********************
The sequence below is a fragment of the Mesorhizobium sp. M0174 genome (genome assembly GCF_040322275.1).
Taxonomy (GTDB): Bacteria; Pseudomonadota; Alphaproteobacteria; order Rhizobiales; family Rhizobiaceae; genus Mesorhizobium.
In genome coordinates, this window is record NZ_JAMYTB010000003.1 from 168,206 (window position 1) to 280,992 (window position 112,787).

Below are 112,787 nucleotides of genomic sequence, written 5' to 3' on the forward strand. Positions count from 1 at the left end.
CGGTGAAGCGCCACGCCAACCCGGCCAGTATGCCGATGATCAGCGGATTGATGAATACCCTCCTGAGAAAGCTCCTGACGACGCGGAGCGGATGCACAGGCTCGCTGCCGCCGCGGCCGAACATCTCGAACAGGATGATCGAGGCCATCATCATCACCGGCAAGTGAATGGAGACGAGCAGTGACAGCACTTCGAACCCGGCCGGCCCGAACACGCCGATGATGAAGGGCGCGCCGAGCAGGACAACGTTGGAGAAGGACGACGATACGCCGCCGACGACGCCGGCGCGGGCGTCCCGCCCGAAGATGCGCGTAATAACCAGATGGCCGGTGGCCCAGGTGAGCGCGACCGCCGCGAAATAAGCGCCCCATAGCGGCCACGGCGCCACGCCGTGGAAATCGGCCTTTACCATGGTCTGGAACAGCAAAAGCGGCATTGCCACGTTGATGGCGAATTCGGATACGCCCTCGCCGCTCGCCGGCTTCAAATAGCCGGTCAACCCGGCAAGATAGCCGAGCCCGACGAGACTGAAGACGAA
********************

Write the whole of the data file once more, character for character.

The sequence below is a fragment of the Mesorhizobium sp. M0174 genome (genome assembly GCF_040322275.1).
Taxonomy (GTDB): Bacteria; Pseudomonadota; Alphaproteobacteria; order Rhizobiales; family Rhizobiaceae; genus Mesorhizobium.
In genome coordinates, this window is record NZ_JAMYTB010000003.1 from 168,206 (window position 1) to 280,992 (window position 112,787).

Below are 112,787 nucleotides of genomic sequence, written 5' to 3' on the forward strand. Positions count from 1 at the left end.
CGGTGAAGCGCCACGCCAACCCGGCCAGTATGCCGATGATCAGCGGATTGATGAATACCCTCCTGAGAAAGCTCCTGACGACGCGGAGCGGATGCACAGGCTCGCTGCCGCCGCGGCCGAACATCTCGAACAGGATGATCGAGGCCATCATCATCACCGGCAAGTGAATGGAGACGAGCAGTGACAGCACTTCGAACCCGGCCGGCCCGAACACGCCGATGATGAAGGGCGCGCCGAGCAGGACAACGTTGGAGAAGGACGACGATACGCCGCCGACGACGCCGGCGCGGGCGTCCCGCCCGAAGATGCGCGTAATAACCAGATGGCCGGTGGCCCAGGTGAGCGCGACCGCCGCGAAATAAGCGCCCCATAGCGGCCACGGCGCCACGCCGTGGAAATCGGCCTTTACCATGGTCTGGAACAGCAAAAGCGGCATTGCCACGTTGATGGCGAATTCGGATACGCCCTCGCCGCTCGCCGGCTTCAAATAGCCGGTCAACCCGGCAAGATAGCCGAGCCCGACGAGACTGAAGACGAA